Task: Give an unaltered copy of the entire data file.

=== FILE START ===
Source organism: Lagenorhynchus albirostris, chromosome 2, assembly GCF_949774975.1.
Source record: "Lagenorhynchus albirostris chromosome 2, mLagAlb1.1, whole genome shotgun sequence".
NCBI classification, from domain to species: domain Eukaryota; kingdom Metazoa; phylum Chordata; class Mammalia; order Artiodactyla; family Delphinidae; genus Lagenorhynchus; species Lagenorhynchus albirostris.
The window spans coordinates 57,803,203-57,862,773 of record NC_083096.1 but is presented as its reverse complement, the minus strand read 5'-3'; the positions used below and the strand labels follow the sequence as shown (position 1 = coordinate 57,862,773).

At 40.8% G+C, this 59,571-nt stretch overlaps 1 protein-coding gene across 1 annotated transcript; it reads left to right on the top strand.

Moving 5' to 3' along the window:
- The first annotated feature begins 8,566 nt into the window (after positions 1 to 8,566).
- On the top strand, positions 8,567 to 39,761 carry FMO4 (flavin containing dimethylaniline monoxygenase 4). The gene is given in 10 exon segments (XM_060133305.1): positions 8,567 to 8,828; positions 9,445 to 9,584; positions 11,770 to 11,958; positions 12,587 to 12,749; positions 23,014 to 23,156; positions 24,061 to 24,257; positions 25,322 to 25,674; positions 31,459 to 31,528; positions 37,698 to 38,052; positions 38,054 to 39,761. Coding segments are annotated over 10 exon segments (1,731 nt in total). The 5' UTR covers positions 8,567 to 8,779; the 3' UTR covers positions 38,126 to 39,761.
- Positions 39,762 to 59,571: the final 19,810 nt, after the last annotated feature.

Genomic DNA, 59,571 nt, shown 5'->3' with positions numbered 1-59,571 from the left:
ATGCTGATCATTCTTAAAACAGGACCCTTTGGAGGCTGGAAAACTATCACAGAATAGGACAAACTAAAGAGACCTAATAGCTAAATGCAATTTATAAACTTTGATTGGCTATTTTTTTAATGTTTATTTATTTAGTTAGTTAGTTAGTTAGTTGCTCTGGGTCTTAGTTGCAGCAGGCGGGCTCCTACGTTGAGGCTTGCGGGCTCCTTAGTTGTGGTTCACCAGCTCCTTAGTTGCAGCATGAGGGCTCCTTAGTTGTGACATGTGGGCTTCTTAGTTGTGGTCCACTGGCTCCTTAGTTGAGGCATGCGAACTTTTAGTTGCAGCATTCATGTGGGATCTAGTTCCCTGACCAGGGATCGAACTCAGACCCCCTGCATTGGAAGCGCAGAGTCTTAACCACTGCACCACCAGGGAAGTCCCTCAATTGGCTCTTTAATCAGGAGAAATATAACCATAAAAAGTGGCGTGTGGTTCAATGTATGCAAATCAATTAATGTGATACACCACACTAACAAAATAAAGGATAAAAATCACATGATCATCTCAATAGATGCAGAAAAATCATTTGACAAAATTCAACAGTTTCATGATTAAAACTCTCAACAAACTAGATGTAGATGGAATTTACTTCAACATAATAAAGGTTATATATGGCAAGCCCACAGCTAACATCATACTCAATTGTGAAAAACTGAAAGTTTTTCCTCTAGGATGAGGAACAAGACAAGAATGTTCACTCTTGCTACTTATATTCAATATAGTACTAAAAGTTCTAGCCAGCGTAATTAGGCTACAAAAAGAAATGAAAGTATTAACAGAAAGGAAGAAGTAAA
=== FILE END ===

Source organism: Lagenorhynchus albirostris, chromosome 2, assembly GCF_949774975.1.
Source record: "Lagenorhynchus albirostris chromosome 2, mLagAlb1.1, whole genome shotgun sequence".
NCBI classification, from domain to species: domain Eukaryota; kingdom Metazoa; phylum Chordata; class Mammalia; order Artiodactyla; family Delphinidae; genus Lagenorhynchus; species Lagenorhynchus albirostris.
The window spans coordinates 57,803,203-57,862,773 of record NC_083096.1 but is presented as its reverse complement, the minus strand read 5'-3'; the positions used below and the strand labels follow the sequence as shown (position 1 = coordinate 57,862,773).

At 40.8% G+C, this 59,571-nt stretch overlaps 1 protein-coding gene across 1 annotated transcript; it reads left to right on the top strand.

Moving 5' to 3' along the window:
- The first annotated feature begins 8,566 nt into the window (after positions 1 to 8,566).
- On the top strand, positions 8,567 to 39,761 carry FMO4 (flavin containing dimethylaniline monoxygenase 4). The gene is given in 10 exon segments (XM_060133305.1): positions 8,567 to 8,828; positions 9,445 to 9,584; positions 11,770 to 11,958; positions 12,587 to 12,749; positions 23,014 to 23,156; positions 24,061 to 24,257; positions 25,322 to 25,674; positions 31,459 to 31,528; positions 37,698 to 38,052; positions 38,054 to 39,761. Coding segments are annotated over 10 exon segments (1,731 nt in total). The 5' UTR covers positions 8,567 to 8,779; the 3' UTR covers positions 38,126 to 39,761.
- Positions 39,762 to 59,571: the final 19,810 nt, after the last annotated feature.

Genomic DNA, 59,571 nt, shown 5'->3' with positions numbered 1-59,571 from the left:
ATGCTGATCATTCTTAAAACAGGACCCTTTGGAGGCTGGAAAACTATCACAGAATAGGACAAACTAAAGAGACCTAATAGCTAAATGCAATTTATAAACTTTGATTGGCTATTTTTTTAATGTTTATTTATTTAGTTAGTTAGTTAGTTAGTTGCTCTGGGTCTTAGTTGCAGCAGGCGGGCTCCTACGTTGAGGCTTGCGGGCTCCTTAGTTGTGGTTCACCAGCTCCTTAGTTGCAGCATGAGGGCTCCTTAGTTGTGACATGTGGGCTTCTTAGTTGTGGTCCACTGGCTCCTTAGTTGAGGCATGCGAACTTTTAGTTGCAGCATTCATGTGGGATCTAGTTCCCTGACCAGGGATCGAACTCAGACCCCCTGCATTGGAAGCGCAGAGTCTTAACCACTGCACCACCAGGGAAGTCCCTCAATTGGCTCTTTAATCAGGAGAAATATAACCATAAAAAGTGGCGTGTGGTTCAATGTATGCAAATCAATTAATGTGATACACCACACTAACAAAATAAAGGATAAAAATCACATGATCATCTCAATAGATGCAGAAAAATCATTTGACAAAATTCAACAGTTTCATGATTAAAACTCTCAACAAACTAGATGTAGATGGAATTTACTTCAACATAATAAAGGTTATATATGGCAAGCCCACAGCTAACATCATACTCAATTGTGAAAAACTGAAAGTTTTTCCTCTAGGATGAGGAACAAGACAAGAATGTTCACTCTTGCTACTTATATTCAATATAGTACTAAAAGTTCTAGCCAGCGTAATTAGGCTACAAAAAGAAATGAAAGTATTAACAGAAAGGAAGAAGTAAA